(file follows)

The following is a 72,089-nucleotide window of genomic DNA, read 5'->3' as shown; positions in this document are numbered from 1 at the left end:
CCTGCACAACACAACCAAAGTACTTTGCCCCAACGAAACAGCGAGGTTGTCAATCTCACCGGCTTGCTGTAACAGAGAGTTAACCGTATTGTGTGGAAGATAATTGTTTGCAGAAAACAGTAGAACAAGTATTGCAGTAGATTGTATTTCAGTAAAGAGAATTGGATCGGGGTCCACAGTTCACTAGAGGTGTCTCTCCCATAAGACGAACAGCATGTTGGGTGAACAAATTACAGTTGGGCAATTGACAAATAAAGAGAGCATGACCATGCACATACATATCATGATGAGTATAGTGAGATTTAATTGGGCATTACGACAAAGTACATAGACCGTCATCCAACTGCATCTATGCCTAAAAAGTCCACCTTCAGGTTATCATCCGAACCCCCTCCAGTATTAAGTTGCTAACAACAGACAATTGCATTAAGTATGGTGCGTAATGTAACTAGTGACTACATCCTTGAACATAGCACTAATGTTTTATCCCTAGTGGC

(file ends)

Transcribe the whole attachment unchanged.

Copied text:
The following is a 72,089-nucleotide window of genomic DNA, read 5'->3' as shown; positions in this document are numbered from 1 at the left end:
CCTGCACAACACAACCAAAGTACTTTGCCCCAACGAAACAGCGAGGTTGTCAATCTCACCGGCTTGCTGTAACAGAGAGTTAACCGTATTGTGTGGAAGATAATTGTTTGCAGAAAACAGTAGAACAAGTATTGCAGTAGATTGTATTTCAGTAAAGAGAATTGGATCGGGGTCCACAGTTCACTAGAGGTGTCTCTCCCATAAGACGAACAGCATGTTGGGTGAACAAATTACAGTTGGGCAATTGACAAATAAAGAGAGCATGACCATGCACATACATATCATGATGAGTATAGTGAGATTTAATTGGGCATTACGACAAAGTACATAGACCGTCATCCAACTGCATCTATGCCTAAAAAGTCCACCTTCAGGTTATCATCCGAACCCCCTCCAGTATTAAGTTGCTAACAACAGACAATTGCATTAAGTATGGTGCGTAATGTAACTAGTGACTACATCCTTGAACATAGCACTAATGTTTTATCCCTAGTGGC